Enforced subject access requests and the law
There’s been a lot of noise surrounding enforced subject access requests and the law recently, but how many of us actually know what this means and the legal implications for employers?
Employers have been banned from making potential new recruits apply for Criminal Record Checks on themselves. Known as enforced subject access requests, this practice has now been outlawed to prevent employers from insisting employees use their subject access rights under the DPA to obtain and provide certain records as a condition of employment.
For some positions, such as those working with children or vulnerable adults, employers have requested evidence of previous convictions to ascertain if any candidates have been subject to related legal proceedings. They then use this information to see if the candidate is suitable for the role subject to the findings.
This activity has always been looked upon in a negative light by the Information Commissioner as this information should be obtained via a Disclosure and Barring Service check and asking an employee or candidate to obtain this information was often perceived as a ‘back door route’.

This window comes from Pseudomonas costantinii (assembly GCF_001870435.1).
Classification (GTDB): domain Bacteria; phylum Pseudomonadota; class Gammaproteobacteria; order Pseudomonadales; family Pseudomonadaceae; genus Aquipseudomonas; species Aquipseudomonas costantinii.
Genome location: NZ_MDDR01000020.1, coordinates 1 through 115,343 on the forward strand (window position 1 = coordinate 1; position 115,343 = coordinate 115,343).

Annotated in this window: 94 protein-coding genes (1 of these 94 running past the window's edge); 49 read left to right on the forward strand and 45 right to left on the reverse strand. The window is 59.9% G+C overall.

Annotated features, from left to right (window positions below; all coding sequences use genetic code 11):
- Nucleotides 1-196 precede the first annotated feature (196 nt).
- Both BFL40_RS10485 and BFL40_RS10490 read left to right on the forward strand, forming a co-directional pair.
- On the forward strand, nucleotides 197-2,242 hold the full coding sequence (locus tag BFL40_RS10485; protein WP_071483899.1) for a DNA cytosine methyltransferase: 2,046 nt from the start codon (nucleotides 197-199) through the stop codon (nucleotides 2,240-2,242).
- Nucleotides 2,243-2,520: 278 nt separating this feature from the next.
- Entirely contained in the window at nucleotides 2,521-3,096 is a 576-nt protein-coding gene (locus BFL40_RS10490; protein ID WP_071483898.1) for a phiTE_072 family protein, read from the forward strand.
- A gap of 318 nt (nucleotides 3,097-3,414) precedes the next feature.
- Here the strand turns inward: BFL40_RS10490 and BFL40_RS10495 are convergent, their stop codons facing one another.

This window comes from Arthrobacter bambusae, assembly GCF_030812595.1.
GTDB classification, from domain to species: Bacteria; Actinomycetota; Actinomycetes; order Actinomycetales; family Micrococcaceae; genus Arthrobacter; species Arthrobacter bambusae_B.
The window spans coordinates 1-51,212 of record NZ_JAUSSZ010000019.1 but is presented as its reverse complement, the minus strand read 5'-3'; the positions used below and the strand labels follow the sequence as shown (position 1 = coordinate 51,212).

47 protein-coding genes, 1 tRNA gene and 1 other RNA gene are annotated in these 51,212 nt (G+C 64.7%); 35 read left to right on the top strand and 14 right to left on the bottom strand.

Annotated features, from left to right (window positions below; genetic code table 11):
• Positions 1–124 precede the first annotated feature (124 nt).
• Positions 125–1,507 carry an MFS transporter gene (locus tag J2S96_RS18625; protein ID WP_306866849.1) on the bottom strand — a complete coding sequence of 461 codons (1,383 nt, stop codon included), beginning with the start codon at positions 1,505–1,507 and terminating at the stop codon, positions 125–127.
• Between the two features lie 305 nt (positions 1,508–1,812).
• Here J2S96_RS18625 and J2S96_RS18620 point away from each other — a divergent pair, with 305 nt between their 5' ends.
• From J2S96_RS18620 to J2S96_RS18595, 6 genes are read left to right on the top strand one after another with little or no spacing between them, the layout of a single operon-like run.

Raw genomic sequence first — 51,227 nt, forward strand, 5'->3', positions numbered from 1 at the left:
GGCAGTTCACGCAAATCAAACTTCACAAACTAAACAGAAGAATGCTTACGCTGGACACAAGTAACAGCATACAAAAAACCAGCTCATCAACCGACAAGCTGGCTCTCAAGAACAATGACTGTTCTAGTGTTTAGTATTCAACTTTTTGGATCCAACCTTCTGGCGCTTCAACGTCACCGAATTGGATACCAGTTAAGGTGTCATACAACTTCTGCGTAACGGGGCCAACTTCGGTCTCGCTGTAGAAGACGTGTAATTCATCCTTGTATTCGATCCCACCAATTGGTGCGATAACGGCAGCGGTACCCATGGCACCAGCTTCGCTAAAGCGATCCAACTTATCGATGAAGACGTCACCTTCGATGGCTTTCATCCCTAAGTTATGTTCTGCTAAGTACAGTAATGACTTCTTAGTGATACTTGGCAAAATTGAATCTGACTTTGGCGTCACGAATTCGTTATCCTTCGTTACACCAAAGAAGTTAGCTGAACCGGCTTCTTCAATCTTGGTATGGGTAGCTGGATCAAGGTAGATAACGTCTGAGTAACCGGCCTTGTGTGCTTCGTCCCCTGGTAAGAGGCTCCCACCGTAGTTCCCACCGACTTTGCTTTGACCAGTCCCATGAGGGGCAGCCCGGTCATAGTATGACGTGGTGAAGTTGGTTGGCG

Section 56 of the Data Protection Act now prevents employers from insisting employees use their subject access rights under the DPA to obtain and provide certain records as a condition of employment. Section 56 does not, however, prevent such requests where the record is required by law or is justified in the public interest.
Therefore, any employer that requires criminal records checks on current or prospective new employees must seek legal advice to see if their requests for this information is enforceable by the law.
Looking to find out more about enforced subject access requests? Then contact us today and let us guide you through the new legislation.